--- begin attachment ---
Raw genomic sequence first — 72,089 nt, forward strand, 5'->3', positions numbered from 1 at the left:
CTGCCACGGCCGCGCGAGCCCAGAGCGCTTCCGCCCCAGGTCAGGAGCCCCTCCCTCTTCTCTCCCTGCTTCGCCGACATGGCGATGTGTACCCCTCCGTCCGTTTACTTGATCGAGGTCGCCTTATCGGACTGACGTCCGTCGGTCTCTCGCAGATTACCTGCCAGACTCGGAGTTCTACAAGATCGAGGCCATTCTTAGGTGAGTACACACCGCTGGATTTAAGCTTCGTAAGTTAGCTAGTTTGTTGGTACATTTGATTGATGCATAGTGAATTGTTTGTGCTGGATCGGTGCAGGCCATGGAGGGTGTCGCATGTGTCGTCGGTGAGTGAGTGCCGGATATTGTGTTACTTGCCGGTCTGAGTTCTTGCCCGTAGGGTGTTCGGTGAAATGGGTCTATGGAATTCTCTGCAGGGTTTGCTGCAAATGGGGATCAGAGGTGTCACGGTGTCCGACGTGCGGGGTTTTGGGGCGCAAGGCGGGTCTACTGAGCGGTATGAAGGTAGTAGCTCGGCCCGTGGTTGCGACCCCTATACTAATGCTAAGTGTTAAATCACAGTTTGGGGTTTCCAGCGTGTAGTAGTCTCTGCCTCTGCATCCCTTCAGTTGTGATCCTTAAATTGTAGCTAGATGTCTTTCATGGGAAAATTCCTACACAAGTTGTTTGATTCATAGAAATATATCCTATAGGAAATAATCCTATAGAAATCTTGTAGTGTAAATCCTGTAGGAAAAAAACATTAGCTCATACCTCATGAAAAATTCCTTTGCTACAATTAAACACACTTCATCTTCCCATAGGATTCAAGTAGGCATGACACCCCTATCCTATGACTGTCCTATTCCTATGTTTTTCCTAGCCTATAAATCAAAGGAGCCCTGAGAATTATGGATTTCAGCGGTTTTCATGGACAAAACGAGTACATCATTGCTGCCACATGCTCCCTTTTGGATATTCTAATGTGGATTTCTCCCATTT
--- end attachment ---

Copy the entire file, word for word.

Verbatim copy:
Raw genomic sequence first — 72,089 nt, forward strand, 5'->3', positions numbered from 1 at the left:
CTGCCACGGCCGCGCGAGCCCAGAGCGCTTCCGCCCCAGGTCAGGAGCCCCTCCCTCTTCTCTCCCTGCTTCGCCGACATGGCGATGTGTACCCCTCCGTCCGTTTACTTGATCGAGGTCGCCTTATCGGACTGACGTCCGTCGGTCTCTCGCAGATTACCTGCCAGACTCGGAGTTCTACAAGATCGAGGCCATTCTTAGGTGAGTACACACCGCTGGATTTAAGCTTCGTAAGTTAGCTAGTTTGTTGGTACATTTGATTGATGCATAGTGAATTGTTTGTGCTGGATCGGTGCAGGCCATGGAGGGTGTCGCATGTGTCGTCGGTGAGTGAGTGCCGGATATTGTGTTACTTGCCGGTCTGAGTTCTTGCCCGTAGGGTGTTCGGTGAAATGGGTCTATGGAATTCTCTGCAGGGTTTGCTGCAAATGGGGATCAGAGGTGTCACGGTGTCCGACGTGCGGGGTTTTGGGGCGCAAGGCGGGTCTACTGAGCGGTATGAAGGTAGTAGCTCGGCCCGTGGTTGCGACCCCTATACTAATGCTAAGTGTTAAATCACAGTTTGGGGTTTCCAGCGTGTAGTAGTCTCTGCCTCTGCATCCCTTCAGTTGTGATCCTTAAATTGTAGCTAGATGTCTTTCATGGGAAAATTCCTACACAAGTTGTTTGATTCATAGAAATATATCCTATAGGAAATAATCCTATAGAAATCTTGTAGTGTAAATCCTGTAGGAAAAAAACATTAGCTCATACCTCATGAAAAATTCCTTTGCTACAATTAAACACACTTCATCTTCCCATAGGATTCAAGTAGGCATGACACCCCTATCCTATGACTGTCCTATTCCTATGTTTTTCCTAGCCTATAAATCAAAGGAGCCCTGAGAATTATGGATTTCAGCGGTTTTCATGGACAAAACGAGTACATCATTGCTGCCACATGCTCCCTTTTGGATATTCTAATGTGGATTTCTCCCATTT